Remember a time, long, long ago, when members of the “leader of society” used to avoid campaigning for positions but waited to be deployed, and gladly served where they were sent?

Times have changed. Campaigning - as well as the attendant fundraising - is now “common and accepted practice”, and the governing party is considering formulating campaign guidelines. This is long, long overdue - after more than a century of existence and 25 years in power.

Some have complained that the so-called #RamaphosaLeaks were designed to besmirch the president’s good name.

Others have argued the CR17 team had planned to run a “clean campaign” but (bizarrely in my view) opted not to jot down the minutes of their meetings or put their plans on paper.

For somebody like me who carries a list whenever I go grocery shopping - something I do more often than my lovely wife - some people have some explaining to do.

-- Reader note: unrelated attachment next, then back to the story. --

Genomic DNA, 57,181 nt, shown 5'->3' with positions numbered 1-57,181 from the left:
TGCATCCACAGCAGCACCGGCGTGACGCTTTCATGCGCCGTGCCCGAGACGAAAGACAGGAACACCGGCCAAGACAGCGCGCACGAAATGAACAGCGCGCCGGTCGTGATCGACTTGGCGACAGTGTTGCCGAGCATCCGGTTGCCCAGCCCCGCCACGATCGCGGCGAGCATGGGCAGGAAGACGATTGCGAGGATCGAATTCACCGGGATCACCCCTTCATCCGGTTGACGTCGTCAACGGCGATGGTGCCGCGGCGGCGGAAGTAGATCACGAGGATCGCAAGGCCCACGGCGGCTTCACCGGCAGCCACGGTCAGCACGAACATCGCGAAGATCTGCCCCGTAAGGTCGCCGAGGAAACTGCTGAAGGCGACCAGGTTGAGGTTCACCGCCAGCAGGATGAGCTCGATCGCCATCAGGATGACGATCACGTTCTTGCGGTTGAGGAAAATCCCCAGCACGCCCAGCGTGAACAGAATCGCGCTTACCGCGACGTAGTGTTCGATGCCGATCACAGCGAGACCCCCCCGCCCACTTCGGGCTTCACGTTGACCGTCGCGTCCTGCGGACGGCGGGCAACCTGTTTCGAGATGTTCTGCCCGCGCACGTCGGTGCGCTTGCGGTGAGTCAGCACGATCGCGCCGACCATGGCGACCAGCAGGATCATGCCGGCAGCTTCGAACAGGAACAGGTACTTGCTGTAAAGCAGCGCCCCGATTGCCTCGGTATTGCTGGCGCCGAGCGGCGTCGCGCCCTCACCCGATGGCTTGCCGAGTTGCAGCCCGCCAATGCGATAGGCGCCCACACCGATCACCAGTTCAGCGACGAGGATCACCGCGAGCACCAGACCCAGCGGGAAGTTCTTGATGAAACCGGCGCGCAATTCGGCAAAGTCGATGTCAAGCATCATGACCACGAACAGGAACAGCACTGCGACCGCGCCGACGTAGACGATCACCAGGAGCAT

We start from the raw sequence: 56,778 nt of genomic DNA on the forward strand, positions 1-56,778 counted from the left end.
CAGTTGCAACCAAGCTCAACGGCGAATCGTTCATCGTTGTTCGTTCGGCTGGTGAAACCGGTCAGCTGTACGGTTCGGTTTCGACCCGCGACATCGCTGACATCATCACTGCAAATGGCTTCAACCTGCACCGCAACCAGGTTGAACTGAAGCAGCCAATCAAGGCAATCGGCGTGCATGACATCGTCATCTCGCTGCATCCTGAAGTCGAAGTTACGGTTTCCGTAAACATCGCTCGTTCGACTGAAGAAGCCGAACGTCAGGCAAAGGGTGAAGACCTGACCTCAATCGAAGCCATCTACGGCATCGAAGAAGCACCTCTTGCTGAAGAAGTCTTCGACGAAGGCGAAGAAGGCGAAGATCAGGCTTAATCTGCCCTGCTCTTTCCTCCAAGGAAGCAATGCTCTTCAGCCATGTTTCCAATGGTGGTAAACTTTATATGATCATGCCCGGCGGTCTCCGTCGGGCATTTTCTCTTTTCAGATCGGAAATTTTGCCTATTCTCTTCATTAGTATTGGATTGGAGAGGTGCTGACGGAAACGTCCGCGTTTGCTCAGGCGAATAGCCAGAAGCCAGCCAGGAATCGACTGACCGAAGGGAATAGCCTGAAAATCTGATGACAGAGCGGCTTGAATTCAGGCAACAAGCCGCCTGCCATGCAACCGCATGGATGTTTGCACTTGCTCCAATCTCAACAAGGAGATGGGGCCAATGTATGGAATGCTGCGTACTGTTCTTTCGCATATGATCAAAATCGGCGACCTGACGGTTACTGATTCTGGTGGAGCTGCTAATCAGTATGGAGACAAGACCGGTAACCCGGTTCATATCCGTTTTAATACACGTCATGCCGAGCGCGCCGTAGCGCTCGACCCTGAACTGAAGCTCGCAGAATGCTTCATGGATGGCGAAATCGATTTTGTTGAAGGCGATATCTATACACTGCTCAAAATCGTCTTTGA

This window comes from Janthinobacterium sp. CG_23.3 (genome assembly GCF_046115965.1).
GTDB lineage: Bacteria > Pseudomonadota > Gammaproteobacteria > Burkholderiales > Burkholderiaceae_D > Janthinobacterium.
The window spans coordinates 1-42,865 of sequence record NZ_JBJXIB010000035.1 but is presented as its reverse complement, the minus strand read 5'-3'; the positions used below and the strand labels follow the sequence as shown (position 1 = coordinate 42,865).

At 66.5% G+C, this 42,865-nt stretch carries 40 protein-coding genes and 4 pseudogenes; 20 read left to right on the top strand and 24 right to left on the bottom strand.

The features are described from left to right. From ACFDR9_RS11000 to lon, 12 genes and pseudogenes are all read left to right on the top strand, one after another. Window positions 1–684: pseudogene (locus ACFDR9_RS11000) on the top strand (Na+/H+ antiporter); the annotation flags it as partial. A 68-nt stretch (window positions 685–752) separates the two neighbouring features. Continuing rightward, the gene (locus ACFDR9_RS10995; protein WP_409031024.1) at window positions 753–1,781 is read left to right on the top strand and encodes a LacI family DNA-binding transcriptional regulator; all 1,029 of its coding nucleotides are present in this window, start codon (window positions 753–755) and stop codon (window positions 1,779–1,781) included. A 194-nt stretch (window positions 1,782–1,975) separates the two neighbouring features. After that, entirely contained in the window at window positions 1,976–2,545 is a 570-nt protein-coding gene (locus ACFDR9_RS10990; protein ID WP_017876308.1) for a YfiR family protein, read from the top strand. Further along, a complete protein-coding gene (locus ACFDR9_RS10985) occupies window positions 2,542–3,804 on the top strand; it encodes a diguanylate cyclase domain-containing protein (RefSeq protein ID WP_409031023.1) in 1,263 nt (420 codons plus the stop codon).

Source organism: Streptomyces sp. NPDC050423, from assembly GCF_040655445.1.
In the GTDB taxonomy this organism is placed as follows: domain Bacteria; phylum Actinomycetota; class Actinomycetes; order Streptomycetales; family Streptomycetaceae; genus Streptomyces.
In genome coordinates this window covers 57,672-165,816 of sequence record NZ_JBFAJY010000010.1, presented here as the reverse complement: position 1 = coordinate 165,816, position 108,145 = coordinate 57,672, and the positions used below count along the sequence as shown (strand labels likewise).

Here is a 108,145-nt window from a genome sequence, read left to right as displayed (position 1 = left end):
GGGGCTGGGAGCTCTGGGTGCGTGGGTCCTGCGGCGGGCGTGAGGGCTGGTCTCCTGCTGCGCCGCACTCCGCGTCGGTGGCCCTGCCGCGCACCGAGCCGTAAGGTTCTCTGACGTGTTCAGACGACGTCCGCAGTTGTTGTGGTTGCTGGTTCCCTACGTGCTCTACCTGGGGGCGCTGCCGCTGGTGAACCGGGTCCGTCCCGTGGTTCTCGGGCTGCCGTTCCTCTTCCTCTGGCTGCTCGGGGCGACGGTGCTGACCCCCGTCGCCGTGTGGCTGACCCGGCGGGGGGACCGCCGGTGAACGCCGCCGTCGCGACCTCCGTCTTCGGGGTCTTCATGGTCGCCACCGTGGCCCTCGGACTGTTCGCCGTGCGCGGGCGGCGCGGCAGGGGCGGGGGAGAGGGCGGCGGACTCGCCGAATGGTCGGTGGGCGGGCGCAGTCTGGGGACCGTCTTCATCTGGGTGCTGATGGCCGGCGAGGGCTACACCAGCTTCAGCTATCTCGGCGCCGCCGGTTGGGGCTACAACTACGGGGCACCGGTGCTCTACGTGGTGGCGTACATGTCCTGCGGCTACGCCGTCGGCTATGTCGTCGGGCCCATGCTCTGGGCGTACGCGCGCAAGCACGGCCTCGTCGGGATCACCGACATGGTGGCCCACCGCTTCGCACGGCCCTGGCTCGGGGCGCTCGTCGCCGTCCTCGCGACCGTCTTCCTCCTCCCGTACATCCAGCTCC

We are talking here about hundreds of millions of rand, not shop-and-run grocery budgets.

Well, let’s not aid and abet all those who are hell-bent on distracting the president from his humongous job at hand.

It was war out there in the run-up to Nasrec, and precious things were bound to be trampled upon.

But the emails are hard to dismiss, ignore or explain away.

Let’s hope everyone learns from the experience and someone quickly jots down guidelines for future contests. No-rules fights are bad for both losers and winners.

The Independent on Saturday